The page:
Burnaby - Burnaby Mountain Park
Interviewer
Bossort, Kathy
Interview Date
September 28, 2015
Scope and Content
Recording is of an interview with John Kirbyson conducted by Kathy Bossort. John Kirbyson was one of 23 participants interviewed as part of the Community Heritage Commission’s Burnaby Mountain Oral History Project. The interview is mainly about John Kirbyson’s education and career as parks planner for the City of Burnaby Parks, Recreation and Cultural Services, and the development of the 1999 Burnaby Mountain Conservation Area Management Plan. The interview explores how parks management balances environmental and recreational values and safety, and the importance of good guidelines and public input in the parks planning process. John Kirbyson also talks about recreational activities and various developments on Burnaby Mountain in the 1990s, such as the Kamui Mintara sculptures.
Biographical Notes
John Kirbyson was born in Vancouver in 1954, to Arnold and Winnifred Kirbyson. After several years spent in Winnipeg and Calgary, the Kirbyson family moved to Hunter Street in Burnaby in 1969 where John remembers living near the City’s nursery. John earned his BSc degree at SFU in Physical Geography (1973-1978) and then worked for the City of Burnaby Parks, Recreation and Cultural Services between 1978 and 2005, where he moved from labourer to management positions. Supported by the City, he returned to SFU to earn his Masters degree in the School of Resource and Environment Management in 1991, his thesis being on restoration of Deer Lake. He was Manager of Parks Planning, Design and Development in the 1990s at the time that land on Burnaby Mountain was transferred from SFU to the City of Burnaby, and had the opportunity to direct the development of the first management plan for the Burnaby Mountain Conservation Area. From 2005 to 2010 John was Manager of the Parks, Recreation and Culture Dept. in Penticton, after which he has worked as an environmental consultant for Lees & Associates Landscape Architects and Planners. He is married to wife Linda and has three children: Linnaea, Jeremy and Colin.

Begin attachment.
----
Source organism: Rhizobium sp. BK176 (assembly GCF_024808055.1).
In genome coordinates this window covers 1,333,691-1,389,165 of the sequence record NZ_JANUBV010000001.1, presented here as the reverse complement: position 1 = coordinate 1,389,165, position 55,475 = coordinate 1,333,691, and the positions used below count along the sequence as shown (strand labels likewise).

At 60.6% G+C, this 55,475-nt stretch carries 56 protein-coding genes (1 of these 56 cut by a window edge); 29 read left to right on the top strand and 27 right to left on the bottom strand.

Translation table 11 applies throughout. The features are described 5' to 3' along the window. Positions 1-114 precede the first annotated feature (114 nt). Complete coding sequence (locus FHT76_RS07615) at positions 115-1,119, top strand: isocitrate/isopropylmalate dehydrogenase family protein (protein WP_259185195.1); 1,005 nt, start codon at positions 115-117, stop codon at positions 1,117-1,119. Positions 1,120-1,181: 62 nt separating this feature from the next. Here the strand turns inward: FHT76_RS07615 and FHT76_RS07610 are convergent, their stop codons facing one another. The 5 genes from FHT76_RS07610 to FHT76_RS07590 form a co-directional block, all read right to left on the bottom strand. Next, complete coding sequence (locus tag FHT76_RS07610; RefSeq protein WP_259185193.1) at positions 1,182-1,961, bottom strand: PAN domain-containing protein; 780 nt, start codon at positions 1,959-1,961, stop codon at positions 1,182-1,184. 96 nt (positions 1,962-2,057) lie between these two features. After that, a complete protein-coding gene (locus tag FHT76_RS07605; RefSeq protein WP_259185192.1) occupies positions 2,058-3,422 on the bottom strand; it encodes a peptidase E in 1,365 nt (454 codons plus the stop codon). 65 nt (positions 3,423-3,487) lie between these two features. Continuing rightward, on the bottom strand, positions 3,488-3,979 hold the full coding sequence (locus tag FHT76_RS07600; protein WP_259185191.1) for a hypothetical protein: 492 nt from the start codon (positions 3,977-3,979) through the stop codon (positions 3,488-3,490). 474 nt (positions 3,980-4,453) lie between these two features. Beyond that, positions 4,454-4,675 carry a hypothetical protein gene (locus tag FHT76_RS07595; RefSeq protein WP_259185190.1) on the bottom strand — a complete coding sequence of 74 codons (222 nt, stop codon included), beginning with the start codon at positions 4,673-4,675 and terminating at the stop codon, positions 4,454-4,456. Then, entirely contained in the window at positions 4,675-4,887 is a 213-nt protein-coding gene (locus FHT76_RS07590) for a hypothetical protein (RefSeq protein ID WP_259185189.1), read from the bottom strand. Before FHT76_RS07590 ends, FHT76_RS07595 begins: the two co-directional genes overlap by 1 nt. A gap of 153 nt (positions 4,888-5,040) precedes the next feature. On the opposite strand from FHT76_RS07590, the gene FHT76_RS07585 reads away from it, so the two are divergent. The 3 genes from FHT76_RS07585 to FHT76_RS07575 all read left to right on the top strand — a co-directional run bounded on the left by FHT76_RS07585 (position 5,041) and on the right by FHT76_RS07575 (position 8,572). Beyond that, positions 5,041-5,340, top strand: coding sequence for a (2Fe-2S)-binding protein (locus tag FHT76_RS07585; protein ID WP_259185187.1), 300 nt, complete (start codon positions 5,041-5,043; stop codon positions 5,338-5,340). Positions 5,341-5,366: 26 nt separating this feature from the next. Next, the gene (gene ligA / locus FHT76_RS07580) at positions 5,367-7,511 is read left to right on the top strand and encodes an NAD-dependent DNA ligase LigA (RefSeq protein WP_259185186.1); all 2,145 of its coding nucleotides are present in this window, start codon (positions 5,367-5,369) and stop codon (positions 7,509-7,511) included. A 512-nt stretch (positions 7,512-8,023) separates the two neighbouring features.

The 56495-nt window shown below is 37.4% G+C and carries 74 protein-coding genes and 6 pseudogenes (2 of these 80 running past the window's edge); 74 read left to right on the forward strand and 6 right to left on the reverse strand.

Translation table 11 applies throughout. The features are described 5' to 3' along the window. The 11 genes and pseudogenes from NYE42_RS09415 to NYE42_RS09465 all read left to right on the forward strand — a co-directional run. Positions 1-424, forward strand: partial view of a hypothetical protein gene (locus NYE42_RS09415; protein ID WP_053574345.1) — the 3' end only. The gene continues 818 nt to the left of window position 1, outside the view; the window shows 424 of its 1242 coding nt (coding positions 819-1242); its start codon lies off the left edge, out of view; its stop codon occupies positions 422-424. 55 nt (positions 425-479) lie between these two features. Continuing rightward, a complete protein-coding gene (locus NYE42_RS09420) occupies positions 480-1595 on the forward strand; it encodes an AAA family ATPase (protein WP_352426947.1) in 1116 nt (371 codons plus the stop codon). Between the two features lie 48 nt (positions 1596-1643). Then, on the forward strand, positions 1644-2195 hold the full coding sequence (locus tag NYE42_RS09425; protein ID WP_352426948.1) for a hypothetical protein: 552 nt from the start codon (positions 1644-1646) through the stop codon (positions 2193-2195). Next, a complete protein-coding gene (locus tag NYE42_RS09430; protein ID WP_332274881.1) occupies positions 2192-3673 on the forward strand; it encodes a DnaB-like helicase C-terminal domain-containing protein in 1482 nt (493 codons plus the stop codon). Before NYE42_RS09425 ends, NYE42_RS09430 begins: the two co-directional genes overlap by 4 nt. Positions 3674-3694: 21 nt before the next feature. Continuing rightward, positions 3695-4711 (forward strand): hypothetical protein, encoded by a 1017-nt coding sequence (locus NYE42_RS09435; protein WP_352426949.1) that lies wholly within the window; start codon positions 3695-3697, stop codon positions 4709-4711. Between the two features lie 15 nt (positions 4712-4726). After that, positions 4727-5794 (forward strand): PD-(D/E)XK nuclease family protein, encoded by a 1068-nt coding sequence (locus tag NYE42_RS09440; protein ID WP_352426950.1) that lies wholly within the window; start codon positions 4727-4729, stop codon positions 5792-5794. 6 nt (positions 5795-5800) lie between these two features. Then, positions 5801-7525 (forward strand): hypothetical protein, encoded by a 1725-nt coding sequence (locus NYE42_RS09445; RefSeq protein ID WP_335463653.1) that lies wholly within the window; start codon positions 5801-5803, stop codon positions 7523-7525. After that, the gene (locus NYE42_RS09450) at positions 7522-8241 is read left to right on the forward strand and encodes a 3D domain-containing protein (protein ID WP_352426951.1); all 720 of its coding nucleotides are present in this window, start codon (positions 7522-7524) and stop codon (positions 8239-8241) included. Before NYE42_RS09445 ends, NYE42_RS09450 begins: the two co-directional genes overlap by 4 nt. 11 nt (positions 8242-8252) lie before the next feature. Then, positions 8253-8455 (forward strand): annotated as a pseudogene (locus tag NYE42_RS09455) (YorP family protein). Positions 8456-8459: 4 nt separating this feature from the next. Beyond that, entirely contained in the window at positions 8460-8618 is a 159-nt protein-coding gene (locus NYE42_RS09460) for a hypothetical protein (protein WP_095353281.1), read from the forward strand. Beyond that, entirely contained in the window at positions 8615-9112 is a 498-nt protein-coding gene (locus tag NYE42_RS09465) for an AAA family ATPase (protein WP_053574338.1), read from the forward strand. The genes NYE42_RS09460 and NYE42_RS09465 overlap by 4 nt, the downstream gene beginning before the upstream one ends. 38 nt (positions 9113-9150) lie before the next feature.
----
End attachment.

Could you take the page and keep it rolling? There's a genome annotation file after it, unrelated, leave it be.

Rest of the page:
Total Tracks
7
Total Length
1:33:43
Other Tracks
View All Tracks
Interviewee Name
Kirbyson, John W.
Interview Location
John Kirbyson's son's home in Langley
Interviewer Bio
Kathy Bossort is a retired archivist living in Ladner, BC. She worked at the Delta Museum and Archives after graduating from SLAIS (UBC) in 2001 with Masters degrees in library science and archival studies. Kathy grew up in Calgary, Alberta, and, prior to this career change, she lived in the West Kootenays, earning her living as a cook for BC tourist lodges and work camps. She continues to be interested in oral histories as a way to fill the gaps in the written record and bring richer meaning to history.
Collection/Fonds
Community Heritage Commission Special Projects fonds
Series
Burnaby Mountain Oral History Project series
Item No.
MSS196-002_Track_2
Media Type
Sound Recording
Audio Tracks

Track two of interview with John Kirbyson

Less detail

Interview with John Templeton, Alan James and Christine Leston by Kathy Bossort October 26, 2015 - Track 7

https://search.heritageburnaby.ca/permalink/oralhistory593
Repository
City of Burnaby Archives
Summary
This portion of the interview is about the Stoney Creek Environment Committee members’ description of the history, structure and operation of the Stoney Creek Environmental Working Group (SCEWG), and examples of how the group brings stakeholders together and support one another. They also talk abou…
Date Range
1995-2015
Length
0:18:22
  1 Audio  
Repository
City of Burnaby Archives
Summary